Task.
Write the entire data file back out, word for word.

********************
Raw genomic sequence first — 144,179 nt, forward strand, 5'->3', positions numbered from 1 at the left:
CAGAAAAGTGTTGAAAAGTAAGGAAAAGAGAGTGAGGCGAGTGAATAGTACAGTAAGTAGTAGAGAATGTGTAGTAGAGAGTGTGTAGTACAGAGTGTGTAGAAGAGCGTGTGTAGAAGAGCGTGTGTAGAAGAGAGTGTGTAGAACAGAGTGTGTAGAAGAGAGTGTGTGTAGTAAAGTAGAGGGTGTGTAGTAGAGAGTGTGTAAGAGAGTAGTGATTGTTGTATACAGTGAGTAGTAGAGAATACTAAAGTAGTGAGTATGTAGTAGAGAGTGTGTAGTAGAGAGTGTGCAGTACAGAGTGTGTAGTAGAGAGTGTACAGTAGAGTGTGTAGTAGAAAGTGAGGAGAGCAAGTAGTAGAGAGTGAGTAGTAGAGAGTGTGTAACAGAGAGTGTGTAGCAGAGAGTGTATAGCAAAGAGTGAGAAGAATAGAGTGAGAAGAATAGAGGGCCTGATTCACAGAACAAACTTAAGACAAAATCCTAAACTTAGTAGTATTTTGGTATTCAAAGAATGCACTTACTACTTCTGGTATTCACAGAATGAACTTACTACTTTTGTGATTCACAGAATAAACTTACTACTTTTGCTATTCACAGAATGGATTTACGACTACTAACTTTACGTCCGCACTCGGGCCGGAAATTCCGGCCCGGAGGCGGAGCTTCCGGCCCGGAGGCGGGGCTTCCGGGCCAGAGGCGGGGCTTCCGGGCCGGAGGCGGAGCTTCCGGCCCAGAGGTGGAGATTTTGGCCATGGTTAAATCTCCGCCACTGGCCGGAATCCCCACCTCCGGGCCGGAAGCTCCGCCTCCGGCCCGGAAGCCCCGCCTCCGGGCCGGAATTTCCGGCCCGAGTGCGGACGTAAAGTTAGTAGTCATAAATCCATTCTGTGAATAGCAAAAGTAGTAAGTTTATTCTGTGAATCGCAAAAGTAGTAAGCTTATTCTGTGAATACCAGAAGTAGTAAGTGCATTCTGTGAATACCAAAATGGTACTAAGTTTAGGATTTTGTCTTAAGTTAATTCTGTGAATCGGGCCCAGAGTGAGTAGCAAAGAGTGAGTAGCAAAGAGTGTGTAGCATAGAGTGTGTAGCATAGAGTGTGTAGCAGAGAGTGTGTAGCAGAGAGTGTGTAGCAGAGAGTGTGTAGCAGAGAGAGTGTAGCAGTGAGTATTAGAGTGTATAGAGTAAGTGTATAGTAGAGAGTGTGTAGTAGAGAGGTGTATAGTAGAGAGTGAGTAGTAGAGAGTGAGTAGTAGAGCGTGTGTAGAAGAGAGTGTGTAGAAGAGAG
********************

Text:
Raw genomic sequence first — 144,179 nt, forward strand, 5'->3', positions numbered from 1 at the left:
CAGAAAAGTGTTGAAAAGTAAGGAAAAGAGAGTGAGGCGAGTGAATAGTACAGTAAGTAGTAGAGAATGTGTAGTAGAGAGTGTGTAGTACAGAGTGTGTAGAAGAGCGTGTGTAGAAGAGCGTGTGTAGAAGAGAGTGTGTAGAACAGAGTGTGTAGAAGAGAGTGTGTGTAGTAAAGTAGAGGGTGTGTAGTAGAGAGTGTGTAAGAGAGTAGTGATTGTTGTATACAGTGAGTAGTAGAGAATACTAAAGTAGTGAGTATGTAGTAGAGAGTGTGTAGTAGAGAGTGTGCAGTACAGAGTGTGTAGTAGAGAGTGTACAGTAGAGTGTGTAGTAGAAAGTGAGGAGAGCAAGTAGTAGAGAGTGAGTAGTAGAGAGTGTGTAACAGAGAGTGTGTAGCAGAGAGTGTATAGCAAAGAGTGAGAAGAATAGAGTGAGAAGAATAGAGGGCCTGATTCACAGAACAAACTTAAGACAAAATCCTAAACTTAGTAGTATTTTGGTATTCAAAGAATGCACTTACTACTTCTGGTATTCACAGAATGAACTTACTACTTTTGTGATTCACAGAATAAACTTACTACTTTTGCTATTCACAGAATGGATTTACGACTACTAACTTTACGTCCGCACTCGGGCCGGAAATTCCGGCCCGGAGGCGGAGCTTCCGGCCCGGAGGCGGGGCTTCCGGGCCAGAGGCGGGGCTTCCGGGCCGGAGGCGGAGCTTCCGGCCCAGAGGTGGAGATTTTGGCCATGGTTAAATCTCCGCCACTGGCCGGAATCCCCACCTCCGGGCCGGAAGCTCCGCCTCCGGCCCGGAAGCCCCGCCTCCGGGCCGGAATTTCCGGCCCGAGTGCGGACGTAAAGTTAGTAGTCATAAATCCATTCTGTGAATAGCAAAAGTAGTAAGTTTATTCTGTGAATCGCAAAAGTAGTAAGCTTATTCTGTGAATACCAGAAGTAGTAAGTGCATTCTGTGAATACCAAAATGGTACTAAGTTTAGGATTTTGTCTTAAGTTAATTCTGTGAATCGGGCCCAGAGTGAGTAGCAAAGAGTGAGTAGCAAAGAGTGTGTAGCATAGAGTGTGTAGCATAGAGTGTGTAGCAGAGAGTGTGTAGCAGAGAGTGTGTAGCAGAGAGTGTGTAGCAGAGAGAGTGTAGCAGTGAGTATTAGAGTGTATAGAGTAAGTGTATAGTAGAGAGTGTGTAGTAGAGAGGTGTATAGTAGAGAGTGAGTAGTAGAGAGTGAGTAGTAGAGCGTGTGTAGAAGAGAGTGTGTAGAAGAGAG